Mr Speaker, I believe I would speak for less than ten minutes.
Mr Speaker, the first is to commend the Committee members for the work that they have done. They sat through long hours, sometimes, sitting at 10.00 am and closing after10.00 p.m. -- twelve hours of sitting. We must commend them for a very profound job done. Again, the quality of the Report that they have submitted to this House clearly demonstrates the movement of the Committee in another direction altogether. They are lifting up the performance of the Appointments Committee, and they must be commended.
Mr Speaker, really, probing and searching questions have been asked, and I guess in this direction, we must commend highly, the performance of the leadership of the Committee, in particular the Chairman of the Committee.
Mr Speaker, issues have been raised about the size of the Ministers, that is, those of them who might have the opportunity to assist the President to run the State efficiently and also assist the President to formulate policies for the national development agenda that the President intends to unveil and indeed, unleash. The Constitution is clear on this in article 78 (2). It does not place any upper
ceiling on the number of Ministers that a particular President might appoint.
Mr Speaker, the delivery of those Ministers would really attest whether there is the need for the number of Ministers appointed by a particular President. If at the end of the day, they are able to lift and indeed, add to the standard of living of Ghanaians, improved in a very profound manner, that number would be justified. If on the other hand, they are not able to perform, certainly, one could raise issues about the number of the Ministers.
We are not there yet at all. So, people should have patience. Let them cool their hearts and heads until after four years. Certainly, at the end of it all, we would be in the position to assess the performance of those Ministers.
Mr Speaker, as I said earlier, the latitude that has been granted at the Committee level has not been seen before. However, in my opinion, giving the number of hours that each nominee spends before the twenty-six member Committee, the time has come for us as a House to have a second look at the composition of the Appointments Committee. As part of the review of the Standing Orders, we have proposed to cut these numbers down. And I believe if we do that, we would enrich the performance and the work of those various committees.
Mr Speaker, I would want to address this last matter raised by my Colleague, the Hon Minority Leader, in respect of the appointment in an acting position of the Inspector-General of Police (IGP). What must be known to the country is that the immediate past IGP was appointed on 4th of February, 2016.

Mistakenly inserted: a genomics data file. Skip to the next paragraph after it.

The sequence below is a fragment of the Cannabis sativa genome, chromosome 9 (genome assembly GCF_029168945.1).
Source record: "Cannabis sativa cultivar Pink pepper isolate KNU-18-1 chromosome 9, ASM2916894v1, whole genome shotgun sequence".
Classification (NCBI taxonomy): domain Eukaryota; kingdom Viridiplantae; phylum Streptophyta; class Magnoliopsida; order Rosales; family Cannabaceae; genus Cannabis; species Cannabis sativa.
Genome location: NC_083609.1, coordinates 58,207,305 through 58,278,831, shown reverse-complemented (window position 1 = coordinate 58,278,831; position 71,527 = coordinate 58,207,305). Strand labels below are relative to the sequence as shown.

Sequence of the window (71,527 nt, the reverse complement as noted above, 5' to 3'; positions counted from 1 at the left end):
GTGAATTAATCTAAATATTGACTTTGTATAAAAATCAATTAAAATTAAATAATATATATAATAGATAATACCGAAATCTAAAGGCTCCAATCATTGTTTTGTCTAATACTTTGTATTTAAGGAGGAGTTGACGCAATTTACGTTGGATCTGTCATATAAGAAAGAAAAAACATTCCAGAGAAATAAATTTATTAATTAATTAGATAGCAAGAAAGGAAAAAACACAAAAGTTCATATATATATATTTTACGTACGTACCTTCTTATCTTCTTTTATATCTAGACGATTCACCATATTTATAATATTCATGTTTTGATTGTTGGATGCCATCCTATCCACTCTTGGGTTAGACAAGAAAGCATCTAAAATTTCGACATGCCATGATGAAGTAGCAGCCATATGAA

When he was appointed, he had only thirteen days to run to his retirement age. He was due for retirement on 17th
February, 2016. Indeed, beyond that date, he ought to have been given a contract. No such contract was given him, which meant that he had become functus officio on 17th February, 2016. So, in what capacity was he acting? What is right is right; what is wrong is wrong. And I believe that we must as a nation attend to these matters.
Mr Speaker, the question to the Minister for Finance-designate was specific. The question was asked of him whether they had promised that they were going to make payment to the DKM Diamond Microfinance saga victims, and he said that did not exist in the manifesto. This is because it was quoted to him that in their manifesto such was what they had said. And he was crisp; he said it did not exist in the manifesto.
I agree with my Hon Colleague that some statements have been made to that effect, but Hon Members would recollect that on this very floor we brought the Governor of the Bank of Ghana (BoG) and he alluded to it.
Hon Members even pleaded that that should be done, and the former President, President Mahama indicated that steps were going to be taken to do just that. So, what is the fuss about that? Mr Speaker, excuse my language. “What is the noise about that?”
Mr Speaker, we should be consistent. It is a paradox of circumstances when the Minister in whose region this camp operated would have the -- I would not want to say the audacity or the temerity to raise this matter. Mr Speaker, we must be candid with ourselves.
Mr Speaker, having said that, I would not want to go into assessing the quality
of the materials that have been placed before us. I believe enough has been said about them, and by and large we are ad idem on the quality, the competence and the integrity of the people who are coming on board.
Mr Speaker, people have spoken about corrupt practices of some Ministers in the past. As a House, we should live up to our responsibility -- the discharge of our oversight functions.
Mr Speaker, human beings are human beings, regardless of the platitude. If we leave them, they may fall foul and go errant. That is why Parliament should be very proactive in the way we conduct our business.
Mr Speaker, I thank you for the space granted and I appeal to my Hon Colleagues that we should approve all of them, not merely by consensus but unanimously approve of the people who have come before us.
Thank you very much.